But our bins are just the starting point for a strange, impressive, mysterious, and costly journey that may also represent the greatest untapped opportunity of the century. Garbology reveals not just what we throw away, but who we are and where our society is headed. Waste is the one environmental and economic harm that ordinary working Americans have the power to change—and prosper in the process. Garbology is raising awareness of trash consumption and is sparking community-wide action through One City One Book programs around the country.
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In the interview, Humes was talking about Bakelite, an early plastic that was used for billiard balls, piano keys, and telephones -- things that were meant to be durable, and have long, even heirloom-length, lives.
He was calm and reasoned, not casting blame but describing a shift in the way materials are used as being problematic. It was impersonal, informative, and assumed intelligence from the audience. He moves further into the story of trash by describing other hoarders, the condition of hoarding, and the media attention it has received in the last few years.
His punchline is startling: "But little if any thought is given to the refuse itself, or to the rather scarier question of how any person, hoarder or not, can possibly generate so much trash so quickly.
But make no mistake: The two or three years it took the Gastons to fill their house with five to six tons of trash is typical for an American couple. There is a reasonably detailed discussion of how one estimates that amount, and multiple illustrations for how much tons really is. Aircraft carriers are involved. Humes then poses three questions: What is the nature and cost of that ton monument of waste?
How is it possible for people to create so much waste without intending to do so, or even realize they are doing it? Is there a way back from the ton legacy, and what would that do for us Part 1: The Biggest Thing We Make describes how America deals with trash, how it has been dealt with in the past, and some "paths not taken" in the history of American waste management.
He talks about the concept of waste and wastefulness, how our natural sense of thrift was overcome by early mid-century advertisers fans of Mad Men might find this familiar territory , and how the political climate defeats promising policies.
The Great Pacific Garbage Patch is discussed in rather depressing detail. Humes corrected my misconception, a common one, he asserts, that the Garbage Patch not to mention the other gyres collecting plastic trash in the other oceans is not an "island" of trash, but a chowder of plastic bits with floating detergent bottles and milk cartons and old toys floating around what ought to be a pristine blue surface thousands of miles from anywhere.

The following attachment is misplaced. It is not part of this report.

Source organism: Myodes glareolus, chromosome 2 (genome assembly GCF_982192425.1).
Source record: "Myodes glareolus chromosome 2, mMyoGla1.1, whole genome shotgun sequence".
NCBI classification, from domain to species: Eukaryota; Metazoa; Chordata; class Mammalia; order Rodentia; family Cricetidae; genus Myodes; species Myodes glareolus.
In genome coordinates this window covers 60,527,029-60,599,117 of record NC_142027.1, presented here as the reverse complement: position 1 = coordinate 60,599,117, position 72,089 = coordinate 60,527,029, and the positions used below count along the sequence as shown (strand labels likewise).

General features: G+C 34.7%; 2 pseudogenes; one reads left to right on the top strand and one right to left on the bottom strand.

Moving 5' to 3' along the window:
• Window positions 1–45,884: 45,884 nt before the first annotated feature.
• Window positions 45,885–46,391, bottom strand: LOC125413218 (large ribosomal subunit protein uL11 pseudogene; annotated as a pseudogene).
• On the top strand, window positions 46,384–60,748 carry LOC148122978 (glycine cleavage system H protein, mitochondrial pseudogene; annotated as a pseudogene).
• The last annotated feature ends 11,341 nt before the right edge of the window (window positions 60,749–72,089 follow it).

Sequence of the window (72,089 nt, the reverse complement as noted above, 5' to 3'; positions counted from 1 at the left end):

Part 2: The Trash Detectives was perhaps the most depressing section of the book. Humes does a great job of detailing exactly what is and is not known about trash after its useful life, and although the information itself is depressing, his prose never is.
Part 3: The Way Back was The remainder of the section talks about the efforts communities around the world and one Marin County, California family of four has been working to reduce their waste, one innovative idea at a time. Humes makes a powerfully readable case for the value of our resources, and for renewing our natural tendency to thrift.
Garbology: Our Dirty Love Affair with Trash
Garbology Explained Garbology is the study of modern refuse and trash as well as the use of trash cans, compactors and various types of trash can liners. As an academic discipline it was pioneered at the University of Arizona and long directed by William Rathje. The project started in , originating from an idea of two students for a class project. Industries wishing to demonstrate that discards originating with their products are or are not important in the trash stream are avid followers of this research, as are municipalities wishing to learn whether some parts of the trash they collect has any salable value. The studies of garbology and archaeology often overlap, because fossil ized or otherwise time-modified trash preserved in midden s is quite often the only remnant of ancient populations that can be found. For those who did not leave building s, writing , tombs , trade goods, or pottery , refuse and trash are likely to be the only possible sources of information.